The Maritime History of the Great Lakes
Democratic Free Press (Detroit, MI), 30 Sep, 1847

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The steamer Chautauque, on one of her return trips from Detroit, recently, as is usual, ascended the ship canal at Monroe (Mich.) for passengers and freight. While there, a steamboat, schooner, and one or two scows, entered the mouth of the canal and so arranged their position as completely to prevent all ingress or egress. Meanwhile, the Chautauque, having discharged and received cargo, was returning to the lake. On arriving at the mouth of the canal, and finding it blocked, Capt. Dustin thus addressed the captain of the schooner:

"Will you allow some of my men to cast off your lines, and permit us to pass, we will make all tort again?"

"No, sir," replied the captain, emphatically, "we don't change our position for any such craft."

Capt. Dustin, thinking perhaps the man was not in earnest, sent some of his hands ashore with the friendly purpose of removing the schooner, intending as soon as the boat was through, to replace her, without trouble to her crew. The captain of the schooner, discovering their object, sent his hands ashore, armed with clubs and iron bars, and under instructions to resist any efforts to cast off the lines, by which the schooner was fastened: at the same time giving Capt. Dustin to understand he did not intend to move an inch.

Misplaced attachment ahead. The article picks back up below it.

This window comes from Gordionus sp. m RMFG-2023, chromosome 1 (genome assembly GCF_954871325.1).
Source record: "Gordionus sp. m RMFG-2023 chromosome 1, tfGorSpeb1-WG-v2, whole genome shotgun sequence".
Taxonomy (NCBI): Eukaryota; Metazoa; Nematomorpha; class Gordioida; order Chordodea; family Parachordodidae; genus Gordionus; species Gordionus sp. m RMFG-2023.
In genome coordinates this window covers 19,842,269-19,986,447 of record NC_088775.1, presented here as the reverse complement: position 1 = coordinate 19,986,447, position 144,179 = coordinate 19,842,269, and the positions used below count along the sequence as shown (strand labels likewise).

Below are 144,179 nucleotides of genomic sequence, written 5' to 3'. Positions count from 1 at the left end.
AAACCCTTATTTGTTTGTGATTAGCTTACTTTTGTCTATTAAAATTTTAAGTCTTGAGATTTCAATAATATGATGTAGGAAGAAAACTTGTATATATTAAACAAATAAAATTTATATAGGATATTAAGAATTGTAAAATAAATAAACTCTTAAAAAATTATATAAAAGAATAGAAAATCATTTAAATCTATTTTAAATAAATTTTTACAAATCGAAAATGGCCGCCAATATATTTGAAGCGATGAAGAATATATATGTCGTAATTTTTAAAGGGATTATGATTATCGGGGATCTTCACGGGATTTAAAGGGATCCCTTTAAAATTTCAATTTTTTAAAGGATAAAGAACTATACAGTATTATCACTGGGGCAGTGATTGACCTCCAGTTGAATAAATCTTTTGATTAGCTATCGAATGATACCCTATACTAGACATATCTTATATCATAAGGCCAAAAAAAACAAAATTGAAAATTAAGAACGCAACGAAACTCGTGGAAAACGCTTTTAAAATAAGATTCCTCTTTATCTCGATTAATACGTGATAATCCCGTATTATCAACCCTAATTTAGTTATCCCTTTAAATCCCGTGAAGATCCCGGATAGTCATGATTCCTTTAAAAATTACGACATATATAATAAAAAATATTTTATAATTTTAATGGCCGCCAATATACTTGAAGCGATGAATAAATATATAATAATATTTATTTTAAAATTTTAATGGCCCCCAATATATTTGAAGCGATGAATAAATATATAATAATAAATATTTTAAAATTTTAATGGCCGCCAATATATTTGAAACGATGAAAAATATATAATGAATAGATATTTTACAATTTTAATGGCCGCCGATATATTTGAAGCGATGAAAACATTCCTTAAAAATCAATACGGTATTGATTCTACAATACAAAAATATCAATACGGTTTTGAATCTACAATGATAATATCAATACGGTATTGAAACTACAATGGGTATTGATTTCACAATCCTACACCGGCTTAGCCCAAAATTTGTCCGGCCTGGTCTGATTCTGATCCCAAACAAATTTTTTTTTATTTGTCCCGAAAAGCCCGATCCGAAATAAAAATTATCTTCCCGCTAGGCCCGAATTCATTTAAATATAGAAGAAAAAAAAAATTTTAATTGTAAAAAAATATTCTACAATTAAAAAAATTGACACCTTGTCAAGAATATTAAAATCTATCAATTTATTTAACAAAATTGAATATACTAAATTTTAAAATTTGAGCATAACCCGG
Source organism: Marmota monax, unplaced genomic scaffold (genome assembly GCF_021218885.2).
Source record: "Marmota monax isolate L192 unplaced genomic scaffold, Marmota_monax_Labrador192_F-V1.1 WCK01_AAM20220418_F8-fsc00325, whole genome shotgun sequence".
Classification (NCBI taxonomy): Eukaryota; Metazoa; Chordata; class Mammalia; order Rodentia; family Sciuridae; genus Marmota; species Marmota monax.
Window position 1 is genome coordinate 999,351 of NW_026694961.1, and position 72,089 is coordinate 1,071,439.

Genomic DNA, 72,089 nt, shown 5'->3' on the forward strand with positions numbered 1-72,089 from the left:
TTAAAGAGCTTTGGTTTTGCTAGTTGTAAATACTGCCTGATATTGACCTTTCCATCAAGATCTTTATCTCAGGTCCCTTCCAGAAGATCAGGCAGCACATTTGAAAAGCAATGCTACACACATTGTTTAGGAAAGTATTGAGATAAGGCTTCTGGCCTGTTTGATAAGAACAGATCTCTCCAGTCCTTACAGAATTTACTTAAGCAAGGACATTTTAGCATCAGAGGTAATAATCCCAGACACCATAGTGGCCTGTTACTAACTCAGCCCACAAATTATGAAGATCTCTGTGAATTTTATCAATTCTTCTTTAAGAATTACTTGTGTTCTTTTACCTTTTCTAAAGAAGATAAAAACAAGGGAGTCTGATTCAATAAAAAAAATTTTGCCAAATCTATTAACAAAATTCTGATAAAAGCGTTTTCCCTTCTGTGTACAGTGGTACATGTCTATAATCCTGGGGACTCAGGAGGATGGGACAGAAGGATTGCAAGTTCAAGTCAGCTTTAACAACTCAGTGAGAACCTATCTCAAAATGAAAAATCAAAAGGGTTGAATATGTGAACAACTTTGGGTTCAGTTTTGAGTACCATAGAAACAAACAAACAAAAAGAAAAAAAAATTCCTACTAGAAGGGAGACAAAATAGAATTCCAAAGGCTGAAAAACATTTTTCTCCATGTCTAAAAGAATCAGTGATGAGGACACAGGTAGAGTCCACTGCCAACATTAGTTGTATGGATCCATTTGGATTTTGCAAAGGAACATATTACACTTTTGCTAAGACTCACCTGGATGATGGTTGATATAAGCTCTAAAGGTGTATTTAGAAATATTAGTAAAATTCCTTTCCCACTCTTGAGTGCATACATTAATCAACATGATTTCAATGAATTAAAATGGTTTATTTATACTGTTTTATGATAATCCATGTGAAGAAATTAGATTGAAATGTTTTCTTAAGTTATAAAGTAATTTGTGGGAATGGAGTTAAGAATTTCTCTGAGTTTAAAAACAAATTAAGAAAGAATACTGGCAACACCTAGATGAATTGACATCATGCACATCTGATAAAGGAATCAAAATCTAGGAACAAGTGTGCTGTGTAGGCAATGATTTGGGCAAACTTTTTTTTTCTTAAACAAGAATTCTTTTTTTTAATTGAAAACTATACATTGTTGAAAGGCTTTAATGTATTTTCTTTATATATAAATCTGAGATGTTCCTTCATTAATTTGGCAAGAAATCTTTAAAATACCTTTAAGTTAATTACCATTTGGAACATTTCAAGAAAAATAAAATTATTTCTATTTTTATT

A few moments passed in ineffectual expostulation, convinced the Capt. that he must fight hi way through, or lose his trip.

"Now," said he, "it's not necessary to spend any further time in words, if you don't move your vessel out of my way, I'll run into her and knock her out."

"Ha! ha! my dear fellow," responded the captain of the schooner, "you must be joking, now. We "ain't afraid of any such threat. We've got too much timber here for any such dug out as yours."

"Hold on to your steam," said Dustin to his engineer, "and back her, we'll show them what this 'old dug out' can do."

The little boat was backed to a sufficient distance to give her a full headway, and aimed directly for the schooner's bow. "Now let her go, boys, with a will, and be sure to hit her square."

The boat seemed to leap from the water with the first revolution of the paddles, and rushing on with the speed of thought, and under the full impulse of a powerful engine, struck the schooner by the side of her stem, and cut her to within a foot of the water.

v"There," said Dustin, "that's one of my jokes, and now if you don't get out of my way, I'll crack another just like it, and let daylight in upon your cargo."

The schooner mizzled, and the Chautauque came on. - Toledo Blade.

Media Type:
Item Type:
The sidewheeler CHAUTAUQUE was 124 ft keel, 162 t., and built by the famous J. W. Banta in 1839 at Buffalo. Within a few years of this incident she was being used as a tug on the St. Clair Flats, one of the first vessels so engaged, and burned to a total loss there in 1850. Capt. Dustin was a well-known skipper around Detroit for many years.

Date of Original:
30 Sep, 1847
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Dave Swayze
Copyright Statement:
Public domain: Copyright has expired according to the applicable Canadian or American laws. No restrictions on use.
Maritime History of the Great Lakes
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Democratic Free Press (Detroit, MI), 30 Sep, 1847